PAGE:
Quote Originally Posted by [b
Quote[/b] ]As much as I aggree with both of you, I tend to be a realist. I look for a solution that has the highest probability of success. To expect Americans to give up there SUV's and there muscle cars is simply far-fetched. To expect them to make energy smart choices when buying furnishings and such is a little easier, but not for the masses. I personally think we should go after the contractors. If we can give home builders enough insintive to build energy smart homes they will have no problem doing it. If we can make it help there bottom line they will trip over themselves to make sure that home uses as little energy as possible. I read somewhere, that most homes can cut there power consumption by a third while still using the same ammount of furnishings the exact same time.

A simple matter of switching all the incandescent (sp?) lights in your home for the new flourescent bulb lights that use a quarter of the energy. Over the course of a year, that adds up. We need tax breaks on contractors that insulate walls, instead of just the roof. Use double pained glass, energy star appliances, etc.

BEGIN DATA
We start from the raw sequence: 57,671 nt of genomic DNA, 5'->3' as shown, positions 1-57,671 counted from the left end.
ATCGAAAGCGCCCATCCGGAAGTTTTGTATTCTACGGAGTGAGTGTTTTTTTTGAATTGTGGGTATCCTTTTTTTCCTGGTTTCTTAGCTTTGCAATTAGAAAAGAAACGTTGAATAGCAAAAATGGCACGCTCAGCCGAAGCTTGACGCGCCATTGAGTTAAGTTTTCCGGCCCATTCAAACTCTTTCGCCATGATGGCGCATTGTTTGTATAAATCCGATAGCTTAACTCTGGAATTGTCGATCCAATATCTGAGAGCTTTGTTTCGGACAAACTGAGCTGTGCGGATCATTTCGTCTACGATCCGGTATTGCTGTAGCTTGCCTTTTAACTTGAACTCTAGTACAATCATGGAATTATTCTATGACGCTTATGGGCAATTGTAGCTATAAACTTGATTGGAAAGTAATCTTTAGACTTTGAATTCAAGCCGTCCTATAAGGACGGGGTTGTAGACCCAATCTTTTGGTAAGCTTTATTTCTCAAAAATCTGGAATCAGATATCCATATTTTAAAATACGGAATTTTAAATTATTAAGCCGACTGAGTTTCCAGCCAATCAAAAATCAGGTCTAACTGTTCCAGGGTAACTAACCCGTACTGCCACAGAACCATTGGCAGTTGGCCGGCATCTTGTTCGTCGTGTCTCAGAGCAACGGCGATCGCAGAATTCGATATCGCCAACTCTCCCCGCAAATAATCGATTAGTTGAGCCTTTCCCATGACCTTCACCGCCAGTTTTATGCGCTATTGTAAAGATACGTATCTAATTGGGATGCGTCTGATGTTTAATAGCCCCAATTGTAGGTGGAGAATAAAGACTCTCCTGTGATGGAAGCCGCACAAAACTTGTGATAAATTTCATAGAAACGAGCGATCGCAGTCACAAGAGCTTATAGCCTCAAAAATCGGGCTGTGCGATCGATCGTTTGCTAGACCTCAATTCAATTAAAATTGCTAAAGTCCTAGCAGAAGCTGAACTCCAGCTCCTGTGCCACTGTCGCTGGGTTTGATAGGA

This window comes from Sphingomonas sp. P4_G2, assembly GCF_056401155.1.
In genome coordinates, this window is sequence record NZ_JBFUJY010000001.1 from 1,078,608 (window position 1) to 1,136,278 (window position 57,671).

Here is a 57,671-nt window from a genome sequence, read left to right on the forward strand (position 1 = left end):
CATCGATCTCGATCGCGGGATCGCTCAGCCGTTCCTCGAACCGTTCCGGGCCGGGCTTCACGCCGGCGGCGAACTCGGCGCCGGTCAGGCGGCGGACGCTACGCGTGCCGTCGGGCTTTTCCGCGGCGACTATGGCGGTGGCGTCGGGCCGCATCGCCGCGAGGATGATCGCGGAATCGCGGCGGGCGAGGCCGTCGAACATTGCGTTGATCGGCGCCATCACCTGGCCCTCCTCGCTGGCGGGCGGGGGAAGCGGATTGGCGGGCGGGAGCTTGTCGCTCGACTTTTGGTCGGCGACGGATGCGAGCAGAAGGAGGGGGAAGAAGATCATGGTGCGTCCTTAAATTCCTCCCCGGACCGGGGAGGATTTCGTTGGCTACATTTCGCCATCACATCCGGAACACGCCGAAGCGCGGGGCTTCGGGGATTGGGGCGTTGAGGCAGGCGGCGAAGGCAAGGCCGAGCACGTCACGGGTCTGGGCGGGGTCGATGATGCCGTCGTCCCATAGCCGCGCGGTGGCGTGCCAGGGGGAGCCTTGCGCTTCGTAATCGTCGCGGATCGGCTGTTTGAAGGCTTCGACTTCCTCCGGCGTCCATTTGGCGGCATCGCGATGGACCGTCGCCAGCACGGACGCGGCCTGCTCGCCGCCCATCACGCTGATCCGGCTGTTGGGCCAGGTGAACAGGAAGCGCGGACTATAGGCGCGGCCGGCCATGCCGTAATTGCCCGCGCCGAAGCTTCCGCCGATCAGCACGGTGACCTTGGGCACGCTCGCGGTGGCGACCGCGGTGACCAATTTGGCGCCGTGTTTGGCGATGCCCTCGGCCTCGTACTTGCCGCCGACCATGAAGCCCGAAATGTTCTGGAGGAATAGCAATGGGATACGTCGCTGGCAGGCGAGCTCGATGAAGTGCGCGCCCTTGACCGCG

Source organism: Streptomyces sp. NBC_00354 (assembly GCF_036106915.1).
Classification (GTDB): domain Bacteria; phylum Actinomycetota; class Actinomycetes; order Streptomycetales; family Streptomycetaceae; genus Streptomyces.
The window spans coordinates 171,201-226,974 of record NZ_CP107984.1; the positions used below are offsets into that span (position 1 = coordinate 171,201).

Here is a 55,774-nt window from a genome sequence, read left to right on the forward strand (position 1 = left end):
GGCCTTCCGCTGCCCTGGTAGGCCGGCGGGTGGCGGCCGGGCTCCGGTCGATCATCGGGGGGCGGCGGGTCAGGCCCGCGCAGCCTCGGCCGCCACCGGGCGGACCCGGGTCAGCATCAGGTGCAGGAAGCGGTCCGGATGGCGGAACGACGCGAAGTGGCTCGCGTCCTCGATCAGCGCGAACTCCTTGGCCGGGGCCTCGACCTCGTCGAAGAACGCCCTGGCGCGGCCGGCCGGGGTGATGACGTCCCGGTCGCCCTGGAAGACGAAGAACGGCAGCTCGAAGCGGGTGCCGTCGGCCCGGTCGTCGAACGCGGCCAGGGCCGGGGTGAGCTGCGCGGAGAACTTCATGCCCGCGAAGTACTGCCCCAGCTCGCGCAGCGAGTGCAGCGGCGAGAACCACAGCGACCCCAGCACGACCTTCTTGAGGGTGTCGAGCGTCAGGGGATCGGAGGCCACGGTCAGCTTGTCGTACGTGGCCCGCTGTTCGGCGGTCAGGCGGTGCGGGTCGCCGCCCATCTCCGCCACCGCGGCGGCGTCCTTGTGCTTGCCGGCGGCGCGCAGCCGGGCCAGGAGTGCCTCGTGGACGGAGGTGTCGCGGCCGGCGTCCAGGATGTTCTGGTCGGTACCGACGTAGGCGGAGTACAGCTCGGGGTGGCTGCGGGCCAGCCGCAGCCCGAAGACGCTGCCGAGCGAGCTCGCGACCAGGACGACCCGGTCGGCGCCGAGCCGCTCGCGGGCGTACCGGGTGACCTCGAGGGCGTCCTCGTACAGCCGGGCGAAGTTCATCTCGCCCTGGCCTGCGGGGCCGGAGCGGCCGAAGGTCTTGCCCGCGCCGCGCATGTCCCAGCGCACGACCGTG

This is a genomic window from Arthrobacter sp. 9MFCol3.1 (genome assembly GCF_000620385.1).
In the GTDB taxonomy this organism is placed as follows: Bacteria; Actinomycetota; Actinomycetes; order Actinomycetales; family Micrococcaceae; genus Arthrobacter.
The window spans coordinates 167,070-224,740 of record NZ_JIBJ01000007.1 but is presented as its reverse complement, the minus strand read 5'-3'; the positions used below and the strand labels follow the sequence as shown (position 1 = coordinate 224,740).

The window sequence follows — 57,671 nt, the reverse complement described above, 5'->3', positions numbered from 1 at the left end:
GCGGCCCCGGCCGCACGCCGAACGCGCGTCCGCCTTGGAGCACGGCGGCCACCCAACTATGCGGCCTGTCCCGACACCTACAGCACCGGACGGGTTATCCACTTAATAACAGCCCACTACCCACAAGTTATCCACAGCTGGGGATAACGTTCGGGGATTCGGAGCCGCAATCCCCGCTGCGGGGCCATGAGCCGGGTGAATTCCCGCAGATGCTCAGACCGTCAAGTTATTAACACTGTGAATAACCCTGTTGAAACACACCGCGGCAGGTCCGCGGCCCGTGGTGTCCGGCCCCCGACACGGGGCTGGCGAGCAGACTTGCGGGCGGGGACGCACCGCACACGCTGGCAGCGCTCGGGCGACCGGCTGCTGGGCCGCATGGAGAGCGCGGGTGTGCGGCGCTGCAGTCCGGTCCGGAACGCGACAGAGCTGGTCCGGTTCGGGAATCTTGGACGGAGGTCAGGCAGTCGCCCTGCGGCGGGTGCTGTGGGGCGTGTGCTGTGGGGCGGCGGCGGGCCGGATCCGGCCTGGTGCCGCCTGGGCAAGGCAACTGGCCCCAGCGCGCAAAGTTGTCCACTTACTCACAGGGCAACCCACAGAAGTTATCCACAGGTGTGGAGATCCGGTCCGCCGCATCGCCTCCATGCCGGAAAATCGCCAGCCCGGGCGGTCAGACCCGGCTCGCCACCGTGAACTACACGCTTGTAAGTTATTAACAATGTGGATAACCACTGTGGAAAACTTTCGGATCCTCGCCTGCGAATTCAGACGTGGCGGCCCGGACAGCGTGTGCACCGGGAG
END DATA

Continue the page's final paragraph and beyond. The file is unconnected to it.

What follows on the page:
There are so many things that we can do to lower our consumption level without lowering our comfort.
Well said, Casper. Too bad us singaporeans can't live without air-con. I'll remember to switch off the lights next time I leave the room. [img]http://www.**********.com/iB_html/non-cgi/emoticons/new/smile_n_32.gif[/img] No, seriously though, I think heading for the contractors (and making them benifit in wage) is a much better idea, unless the government wants riots from gangsters or 'ah bengs' and their 'muscle cars'.

[img]http://www.**********.com/iB_html/non-cgi/emoticons/new/smile_n_32.gif[/img] Jason [img]http://www.**********.com/iB_html/non-cgi/emoticons/new/smile_n_32.gif[/img]